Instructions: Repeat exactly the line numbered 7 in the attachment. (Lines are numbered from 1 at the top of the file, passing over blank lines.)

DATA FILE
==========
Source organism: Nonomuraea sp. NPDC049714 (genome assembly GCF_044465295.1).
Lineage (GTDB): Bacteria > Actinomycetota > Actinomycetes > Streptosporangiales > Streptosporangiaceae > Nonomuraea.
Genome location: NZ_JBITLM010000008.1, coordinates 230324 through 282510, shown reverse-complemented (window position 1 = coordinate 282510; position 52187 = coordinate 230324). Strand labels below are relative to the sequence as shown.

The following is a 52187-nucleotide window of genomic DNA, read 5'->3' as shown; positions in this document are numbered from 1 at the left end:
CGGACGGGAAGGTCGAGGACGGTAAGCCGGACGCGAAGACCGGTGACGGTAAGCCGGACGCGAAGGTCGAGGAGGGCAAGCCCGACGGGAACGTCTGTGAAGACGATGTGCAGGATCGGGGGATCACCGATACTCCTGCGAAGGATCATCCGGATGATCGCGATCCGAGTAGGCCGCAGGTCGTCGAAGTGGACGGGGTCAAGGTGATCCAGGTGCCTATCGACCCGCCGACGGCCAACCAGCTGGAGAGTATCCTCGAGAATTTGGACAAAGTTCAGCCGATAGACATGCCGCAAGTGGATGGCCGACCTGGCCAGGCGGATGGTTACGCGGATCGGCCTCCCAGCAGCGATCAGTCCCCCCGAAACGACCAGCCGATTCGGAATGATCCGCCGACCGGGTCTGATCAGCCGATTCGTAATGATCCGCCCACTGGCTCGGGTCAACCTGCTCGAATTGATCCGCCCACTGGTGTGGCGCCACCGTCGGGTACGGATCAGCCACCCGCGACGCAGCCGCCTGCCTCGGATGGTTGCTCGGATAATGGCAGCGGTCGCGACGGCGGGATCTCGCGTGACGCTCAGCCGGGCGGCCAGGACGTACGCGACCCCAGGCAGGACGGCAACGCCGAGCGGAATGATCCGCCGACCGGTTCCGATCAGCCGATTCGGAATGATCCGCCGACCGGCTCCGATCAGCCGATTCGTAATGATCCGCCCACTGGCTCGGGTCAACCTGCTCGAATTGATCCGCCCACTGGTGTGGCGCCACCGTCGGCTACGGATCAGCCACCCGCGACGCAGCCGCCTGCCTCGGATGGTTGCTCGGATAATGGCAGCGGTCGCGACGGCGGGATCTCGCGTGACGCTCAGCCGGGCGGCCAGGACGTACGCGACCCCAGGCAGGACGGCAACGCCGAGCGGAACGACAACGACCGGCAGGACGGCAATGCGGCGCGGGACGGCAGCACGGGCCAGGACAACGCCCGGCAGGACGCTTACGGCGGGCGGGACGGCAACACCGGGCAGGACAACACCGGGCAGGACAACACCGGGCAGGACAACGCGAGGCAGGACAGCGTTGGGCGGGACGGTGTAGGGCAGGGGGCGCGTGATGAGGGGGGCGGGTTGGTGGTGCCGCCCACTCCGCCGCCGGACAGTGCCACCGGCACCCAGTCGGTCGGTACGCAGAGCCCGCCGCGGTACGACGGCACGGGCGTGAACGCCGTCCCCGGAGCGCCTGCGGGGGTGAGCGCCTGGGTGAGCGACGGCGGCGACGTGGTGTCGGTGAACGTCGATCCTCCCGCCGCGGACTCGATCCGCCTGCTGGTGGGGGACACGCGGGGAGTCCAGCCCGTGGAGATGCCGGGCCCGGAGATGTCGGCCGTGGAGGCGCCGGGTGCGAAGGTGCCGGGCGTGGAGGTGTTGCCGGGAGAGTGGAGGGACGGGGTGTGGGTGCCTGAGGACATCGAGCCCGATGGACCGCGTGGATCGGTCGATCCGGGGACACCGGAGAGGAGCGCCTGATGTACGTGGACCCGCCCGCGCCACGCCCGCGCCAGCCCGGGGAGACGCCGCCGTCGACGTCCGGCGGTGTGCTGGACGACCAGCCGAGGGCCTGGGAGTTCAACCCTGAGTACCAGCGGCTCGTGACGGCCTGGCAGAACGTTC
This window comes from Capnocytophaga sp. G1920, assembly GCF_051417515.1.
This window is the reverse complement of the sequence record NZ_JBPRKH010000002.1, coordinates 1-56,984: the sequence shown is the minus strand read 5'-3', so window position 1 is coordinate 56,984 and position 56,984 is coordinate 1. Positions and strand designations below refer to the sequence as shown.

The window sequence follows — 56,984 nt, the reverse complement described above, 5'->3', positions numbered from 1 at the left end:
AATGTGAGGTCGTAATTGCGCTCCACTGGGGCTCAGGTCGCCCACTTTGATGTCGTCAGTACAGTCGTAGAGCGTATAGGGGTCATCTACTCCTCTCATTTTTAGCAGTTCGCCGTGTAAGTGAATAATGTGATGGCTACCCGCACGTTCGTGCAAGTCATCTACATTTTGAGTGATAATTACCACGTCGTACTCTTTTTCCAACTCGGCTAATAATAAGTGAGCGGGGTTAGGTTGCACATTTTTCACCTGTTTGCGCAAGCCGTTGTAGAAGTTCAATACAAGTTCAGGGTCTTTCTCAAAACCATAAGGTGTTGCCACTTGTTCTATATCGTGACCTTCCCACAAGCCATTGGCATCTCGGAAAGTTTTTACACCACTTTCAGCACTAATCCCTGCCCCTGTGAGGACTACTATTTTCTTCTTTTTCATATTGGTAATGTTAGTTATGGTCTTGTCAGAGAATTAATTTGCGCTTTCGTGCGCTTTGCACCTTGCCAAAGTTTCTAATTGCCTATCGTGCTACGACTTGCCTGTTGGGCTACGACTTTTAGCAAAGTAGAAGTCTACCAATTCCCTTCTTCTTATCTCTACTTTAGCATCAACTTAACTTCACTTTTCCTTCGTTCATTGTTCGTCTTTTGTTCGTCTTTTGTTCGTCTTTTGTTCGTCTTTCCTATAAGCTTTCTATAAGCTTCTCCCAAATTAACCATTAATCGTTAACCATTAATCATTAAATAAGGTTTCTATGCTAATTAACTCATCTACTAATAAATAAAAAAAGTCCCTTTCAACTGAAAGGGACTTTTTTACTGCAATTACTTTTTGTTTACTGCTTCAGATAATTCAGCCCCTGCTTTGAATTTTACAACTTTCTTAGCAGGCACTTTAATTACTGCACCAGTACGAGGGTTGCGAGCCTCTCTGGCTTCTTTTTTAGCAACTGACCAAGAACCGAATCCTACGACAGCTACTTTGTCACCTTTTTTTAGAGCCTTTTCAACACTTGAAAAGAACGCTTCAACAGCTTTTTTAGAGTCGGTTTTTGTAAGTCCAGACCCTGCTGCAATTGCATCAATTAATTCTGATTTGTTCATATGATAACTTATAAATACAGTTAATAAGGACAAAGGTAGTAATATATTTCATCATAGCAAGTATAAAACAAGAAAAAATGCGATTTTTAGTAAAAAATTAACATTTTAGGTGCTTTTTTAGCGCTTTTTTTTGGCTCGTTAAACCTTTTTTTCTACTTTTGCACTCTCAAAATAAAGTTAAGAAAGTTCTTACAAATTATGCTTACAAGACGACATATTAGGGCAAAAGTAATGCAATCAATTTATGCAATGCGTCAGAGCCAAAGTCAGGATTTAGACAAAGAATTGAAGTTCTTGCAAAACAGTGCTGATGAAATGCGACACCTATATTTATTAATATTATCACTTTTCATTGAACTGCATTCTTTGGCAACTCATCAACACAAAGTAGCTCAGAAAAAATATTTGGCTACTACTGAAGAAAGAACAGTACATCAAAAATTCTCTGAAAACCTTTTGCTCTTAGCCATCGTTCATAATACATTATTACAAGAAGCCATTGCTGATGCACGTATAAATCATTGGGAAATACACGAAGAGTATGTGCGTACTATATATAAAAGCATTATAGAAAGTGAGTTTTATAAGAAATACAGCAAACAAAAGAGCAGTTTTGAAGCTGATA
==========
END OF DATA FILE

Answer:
This window is the reverse complement of the sequence record NZ_JBPRKH010000002.1, coordinates 1-56,984: the sequence shown is the minus strand read 5'-3', so window position 1 is coordinate 56,984 and position 56,984 is coordinate 1. Positions and strand designations below refer to the sequence as shown.